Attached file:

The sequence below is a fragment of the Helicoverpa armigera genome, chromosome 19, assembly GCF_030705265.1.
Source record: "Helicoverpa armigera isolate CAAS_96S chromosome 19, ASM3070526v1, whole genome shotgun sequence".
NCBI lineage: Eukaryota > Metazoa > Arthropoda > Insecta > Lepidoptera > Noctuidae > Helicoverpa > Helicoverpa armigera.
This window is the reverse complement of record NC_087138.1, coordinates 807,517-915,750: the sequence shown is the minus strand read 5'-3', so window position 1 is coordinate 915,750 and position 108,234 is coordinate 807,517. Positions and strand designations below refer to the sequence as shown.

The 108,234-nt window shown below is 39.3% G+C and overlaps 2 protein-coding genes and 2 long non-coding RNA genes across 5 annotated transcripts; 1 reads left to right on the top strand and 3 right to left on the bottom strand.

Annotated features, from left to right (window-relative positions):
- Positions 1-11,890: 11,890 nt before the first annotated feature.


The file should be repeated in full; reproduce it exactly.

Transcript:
The sequence below is a fragment of the Helicoverpa armigera genome, chromosome 19, assembly GCF_030705265.1.
Source record: "Helicoverpa armigera isolate CAAS_96S chromosome 19, ASM3070526v1, whole genome shotgun sequence".
NCBI lineage: Eukaryota > Metazoa > Arthropoda > Insecta > Lepidoptera > Noctuidae > Helicoverpa > Helicoverpa armigera.
This window is the reverse complement of record NC_087138.1, coordinates 807,517-915,750: the sequence shown is the minus strand read 5'-3', so window position 1 is coordinate 915,750 and position 108,234 is coordinate 807,517. Positions and strand designations below refer to the sequence as shown.

The 108,234-nt window shown below is 39.3% G+C and overlaps 2 protein-coding genes and 2 long non-coding RNA genes across 5 annotated transcripts; 1 reads left to right on the top strand and 3 right to left on the bottom strand.

Annotated features, from left to right (window-relative positions):
- Positions 1-11,890: 11,890 nt before the first annotated feature.